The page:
We all love Velcro – it’s a great alternative to buttons and zipper, but do you know how it works?
Velcro works by having two strips of material that can hold themselves together. One strip has loads of tiny hooks – the other has loads of thin loops that the hooks can cling to when the two strips are pressed together.
Velcro was invented in 1948 by the Swiss electrical engineer George de Mestral, and it’s said that his inspiration came from the way that the seeds of burdock, known as burrs, stick to animal furs and your clothing.
The more hooks and loops that a strip of Velcro has, the stronger the hold that it has. Really heavy-duty Velcro is strong enough to support a human (but don’t try this at home!)
Our TV’s have them as do our cameras and phones, but do you know what a pixel is?
Pixel stands for ‘Picture Element’. The display on a digital devices divides the screen into thousands or millions of pixels, arranged in rows and columns.
Each pixel has its own address in this grid and is represented by dots or squares, and the more pixels used, the closer the created image will resemble the original image.
The number of pixels used is often referred to as resolution, and high quality digital cameras will have the highest pixel count as they need to produce higher-quality images.
You might be in a class or playing sport when mum calls, so she leaves a message. But do you know what happens when someone leaves you an answerphone message?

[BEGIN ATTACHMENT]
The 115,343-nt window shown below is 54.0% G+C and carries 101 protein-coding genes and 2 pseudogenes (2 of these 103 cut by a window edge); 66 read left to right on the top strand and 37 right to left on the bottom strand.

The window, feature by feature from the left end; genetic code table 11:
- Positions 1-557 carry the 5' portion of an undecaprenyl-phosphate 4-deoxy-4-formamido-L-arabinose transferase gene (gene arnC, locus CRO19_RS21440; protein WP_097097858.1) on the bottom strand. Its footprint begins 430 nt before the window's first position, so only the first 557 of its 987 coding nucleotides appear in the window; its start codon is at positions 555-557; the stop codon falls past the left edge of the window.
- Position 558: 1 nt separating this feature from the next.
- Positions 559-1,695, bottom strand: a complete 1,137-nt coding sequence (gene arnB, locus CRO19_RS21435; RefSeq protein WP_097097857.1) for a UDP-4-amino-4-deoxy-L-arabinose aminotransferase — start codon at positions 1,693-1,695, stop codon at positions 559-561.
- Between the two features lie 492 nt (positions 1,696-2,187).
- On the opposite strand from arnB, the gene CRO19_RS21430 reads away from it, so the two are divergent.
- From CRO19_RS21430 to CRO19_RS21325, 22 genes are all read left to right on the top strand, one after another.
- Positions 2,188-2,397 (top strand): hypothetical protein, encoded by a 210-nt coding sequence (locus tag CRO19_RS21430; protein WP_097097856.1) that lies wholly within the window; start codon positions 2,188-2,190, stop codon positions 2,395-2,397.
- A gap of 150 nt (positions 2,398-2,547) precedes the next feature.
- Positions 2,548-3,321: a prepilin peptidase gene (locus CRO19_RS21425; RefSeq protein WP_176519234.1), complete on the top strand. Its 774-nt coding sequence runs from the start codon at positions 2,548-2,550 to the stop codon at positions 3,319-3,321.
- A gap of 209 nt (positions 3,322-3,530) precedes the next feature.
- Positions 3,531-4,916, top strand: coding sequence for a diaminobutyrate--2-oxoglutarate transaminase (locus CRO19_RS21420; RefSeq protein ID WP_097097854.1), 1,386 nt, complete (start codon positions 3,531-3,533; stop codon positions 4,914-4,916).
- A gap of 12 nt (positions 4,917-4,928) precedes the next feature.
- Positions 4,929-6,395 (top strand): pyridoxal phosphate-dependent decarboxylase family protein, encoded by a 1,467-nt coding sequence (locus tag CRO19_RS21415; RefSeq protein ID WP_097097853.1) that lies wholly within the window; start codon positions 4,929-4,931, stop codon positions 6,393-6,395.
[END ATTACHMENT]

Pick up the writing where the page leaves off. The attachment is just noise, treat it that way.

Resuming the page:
Voicemail works by monitoring the electromagnetic waves used to carry phone signals. If you’re busy, or your phone is off, the message is stored in a ‘mailbox’, essentially another line to which calls are diverted after a certain time. This mailbox records the exact nature of the electromagnetic wave that was sent, including the differences in volume and frequency in the voice.
These impulses are then encoded into ASCII, a binary system that renders them into 0’s and 1’s. Once this is done, the phone is capable of playing it back as a stream of binary data, which includes the frequency and volume of the voice that left the message. When you hit playback, the resonating elements of the phone, including the speaker itself, use that stream of binary code to re-create the voice call for you to listen to.
All electrical devices have fuses in their plugs, but do you know where fuses are there?
Fuses are essentially ﬁre breaks – points of weakness that if there was a power surge, will break to prevent damage or ﬁre.
This is achieved by the fuse’s central component, a strip or strand of metal which has a low breaking capacity. The metal’s breaking capacity is the maximum current that can be passed through it safely, while anything above that will cause it to melt and break the circuit. Zinc, copper, silver and aluminium are all commonly used as fuse wire.
The fuse wire is placed between two terminals, wrapped in a non-conductive material and then put in place. Then, if a power surge happens, the fuse will break, severing the connection, closing the circuit and minimising further damage.
Most people have lap-tops or tablet devices at home that access the internet without any wires, by using Wi-Fi. But do you know what Wi-Fi is?
To connect to the internet, every home needs a router – this is a gadget that sends and receives information through a phone line or TV cable, connecting to several computers around the house or ofﬁce at the same time.
Computers can be plugged into the router using a network cable, but Wi-Fi is more convenient as it uses radio signals. The wireless device in the computer and router work like two-way radios, sharing large amounts of information. Whilst a router can use different radio channels, the information carried is addressed to a speciﬁc machine. To ensure the communications stay safe, there are different ways to encrypt it, and that’s why you need to set up a password.